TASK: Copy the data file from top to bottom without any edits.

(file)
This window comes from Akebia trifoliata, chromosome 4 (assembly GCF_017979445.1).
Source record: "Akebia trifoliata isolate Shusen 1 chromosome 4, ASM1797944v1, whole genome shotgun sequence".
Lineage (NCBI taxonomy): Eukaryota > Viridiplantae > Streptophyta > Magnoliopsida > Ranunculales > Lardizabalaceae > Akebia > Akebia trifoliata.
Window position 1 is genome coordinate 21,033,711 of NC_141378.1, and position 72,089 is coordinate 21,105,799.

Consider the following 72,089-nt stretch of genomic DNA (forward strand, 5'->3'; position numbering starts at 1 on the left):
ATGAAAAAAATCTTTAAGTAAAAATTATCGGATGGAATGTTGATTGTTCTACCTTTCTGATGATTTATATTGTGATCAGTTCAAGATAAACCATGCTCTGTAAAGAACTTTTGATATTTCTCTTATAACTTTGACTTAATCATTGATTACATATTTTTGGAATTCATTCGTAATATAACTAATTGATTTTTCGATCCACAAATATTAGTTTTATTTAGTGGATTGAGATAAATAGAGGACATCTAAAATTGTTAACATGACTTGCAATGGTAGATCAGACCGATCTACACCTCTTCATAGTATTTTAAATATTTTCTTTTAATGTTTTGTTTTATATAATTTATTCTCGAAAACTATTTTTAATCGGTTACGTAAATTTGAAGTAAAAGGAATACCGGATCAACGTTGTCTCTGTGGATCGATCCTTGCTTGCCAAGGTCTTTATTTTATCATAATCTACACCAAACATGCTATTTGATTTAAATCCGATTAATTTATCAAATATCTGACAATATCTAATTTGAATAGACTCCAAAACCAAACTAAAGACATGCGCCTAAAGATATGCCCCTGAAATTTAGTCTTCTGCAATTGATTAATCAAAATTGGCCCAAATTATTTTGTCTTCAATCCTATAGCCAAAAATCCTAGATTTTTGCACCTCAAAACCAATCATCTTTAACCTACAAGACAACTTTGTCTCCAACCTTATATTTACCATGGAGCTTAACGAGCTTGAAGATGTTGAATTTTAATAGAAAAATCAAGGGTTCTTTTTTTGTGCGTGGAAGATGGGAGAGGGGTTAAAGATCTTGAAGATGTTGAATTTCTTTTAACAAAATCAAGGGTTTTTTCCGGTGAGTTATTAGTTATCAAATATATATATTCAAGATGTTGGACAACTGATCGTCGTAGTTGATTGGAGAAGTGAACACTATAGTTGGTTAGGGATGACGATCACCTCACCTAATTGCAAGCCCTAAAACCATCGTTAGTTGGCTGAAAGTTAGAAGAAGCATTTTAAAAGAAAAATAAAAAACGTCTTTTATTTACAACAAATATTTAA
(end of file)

This window comes from Akebia trifoliata, chromosome 4 (assembly GCF_017979445.1).
Source record: "Akebia trifoliata isolate Shusen 1 chromosome 4, ASM1797944v1, whole genome shotgun sequence".
Lineage (NCBI taxonomy): Eukaryota > Viridiplantae > Streptophyta > Magnoliopsida > Ranunculales > Lardizabalaceae > Akebia > Akebia trifoliata.
Window position 1 is genome coordinate 21,033,711 of NC_141378.1, and position 72,089 is coordinate 21,105,799.

Consider the following 72,089-nt stretch of genomic DNA (forward strand, 5'->3'; position numbering starts at 1 on the left):
ATGAAAAAAATCTTTAAGTAAAAATTATCGGATGGAATGTTGATTGTTCTACCTTTCTGATGATTTATATTGTGATCAGTTCAAGATAAACCATGCTCTGTAAAGAACTTTTGATATTTCTCTTATAACTTTGACTTAATCATTGATTACATATTTTTGGAATTCATTCGTAATATAACTAATTGATTTTTCGATCCACAAATATTAGTTTTATTTAGTGGATTGAGATAAATAGAGGACATCTAAAATTGTTAACATGACTTGCAATGGTAGATCAGACCGATCTACACCTCTTCATAGTATTTTAAATATTTTCTTTTAATGTTTTGTTTTATATAATTTATTCTCGAAAACTATTTTTAATCGGTTACGTAAATTTGAAGTAAAAGGAATACCGGATCAACGTTGTCTCTGTGGATCGATCCTTGCTTGCCAAGGTCTTTATTTTATCATAATCTACACCAAACATGCTATTTGATTTAAATCCGATTAATTTATCAAATATCTGACAATATCTAATTTGAATAGACTCCAAAACCAAACTAAAGACATGCGCCTAAAGATATGCCCCTGAAATTTAGTCTTCTGCAATTGATTAATCAAAATTGGCCCAAATTATTTTGTCTTCAATCCTATAGCCAAAAATCCTAGATTTTTGCACCTCAAAACCAATCATCTTTAACCTACAAGACAACTTTGTCTCCAACCTTATATTTACCATGGAGCTTAACGAGCTTGAAGATGTTGAATTTTAATAGAAAAATCAAGGGTTCTTTTTTTGTGCGTGGAAGATGGGAGAGGGGTTAAAGATCTTGAAGATGTTGAATTTCTTTTAACAAAATCAAGGGTTTTTTCCGGTGAGTTATTAGTTATCAAATATATATATTCAAGATGTTGGACAACTGATCGTCGTAGTTGATTGGAGAAGTGAACACTATAGTTGGTTAGGGATGACGATCACCTCACCTAATTGCAAGCCCTAAAACCATCGTTAGTTGGCTGAAAGTTAGAAGAAGCATTTTAAAAGAAAAATAAAAAACGTCTTTTATTTACAACAAATATTTAA